In April 2015 the Financial Stability Board (FSB), together with the Basel Committee on Banking Supervision, the Committee on Payments and Market Infrastructures (CPMI), and the International Organization of Securities Commissions (IOSCO) agreed on a joint work plan to coordinate their action to enhance the resilience, recovery and resolvability of central counterparties (CCPs).
Under the work plan, the FSB agreed to:
“consider the need for, and develop as appropriate, standards or guidance for CCP resolution planning, resolution strategies and resolution tools, including cross-border coordination and recognition of resolution actions, which should build on the Key Attributes. Such standards or guidance would aim to ensure that any CCP can be successfully resolved without resort to a government “bailout”, and without resulting in contagion to other parts of the financial system.”
The FSB Key Attributes of Effective Resolution Regimes for Financial Institutions (Key Attributes) and implementation guidance on financial market infrastructure (FMI) resolution in II-Annex 1 to the Key Attributes (the FMI Annex) set out a framework for FMI resolution which sits alongside the standards on resilience and recovery established in the CPMI-IOSCO’s Principles for Financial Market Infrastructures and its additional guidance. The Key Attributes and FMI Annex set out the objectives of FMI resolution and a range of powers and tools that should be made available to resolution authorities to resolve a failing FMI. They also state that authorities should develop resolution strategies and plans, and conduct resolvability assessments.
Importantly, the Key Attributes describe a number of resolution tools that should be available to authorities but do not discuss how these tools could be used or combined to develop strategies for effective resolution of CCPs. The international authorities believe that in some areas further guidance may be appropriate to help jurisdictions with implementing effective resolution regimes and to assist resolution authorities with developing credible resolution strategies and plans.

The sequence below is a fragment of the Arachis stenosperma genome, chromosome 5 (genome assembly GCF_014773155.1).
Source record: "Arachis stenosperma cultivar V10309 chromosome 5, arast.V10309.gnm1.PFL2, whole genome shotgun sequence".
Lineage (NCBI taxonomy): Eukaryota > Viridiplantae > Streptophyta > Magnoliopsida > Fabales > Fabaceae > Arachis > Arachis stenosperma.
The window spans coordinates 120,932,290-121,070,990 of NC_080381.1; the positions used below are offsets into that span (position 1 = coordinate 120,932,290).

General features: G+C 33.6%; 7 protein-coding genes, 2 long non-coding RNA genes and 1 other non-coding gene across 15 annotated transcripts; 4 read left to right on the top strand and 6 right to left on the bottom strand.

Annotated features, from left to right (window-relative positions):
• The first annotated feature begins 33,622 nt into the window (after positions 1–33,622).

To this end the FSB has now published a discussion note on essential aspects of CCP resolution planning. The note seeks comments on certain aspects of CCP resolution that are considered core to the design of effective resolution strategies. The note covers:
- objectives of CCP resolution;
- resolution strategies;
- timing of entry into resolution;
- adequacy of financial resources in resolution;
- tools to return to a matched book;
- allocation of losses in resolution;
- non-default losses;
- application of the “no creditor worse off” safeguard;
- equity exchange in resolution;
- cross-border cooperation; and
- cross-border effectiveness of resolution actions.
Based on feedback to the note the FSB will develop proposals for more granular guidance by early 2017.
The deadline for comments on the discussion note is 17 October 2016.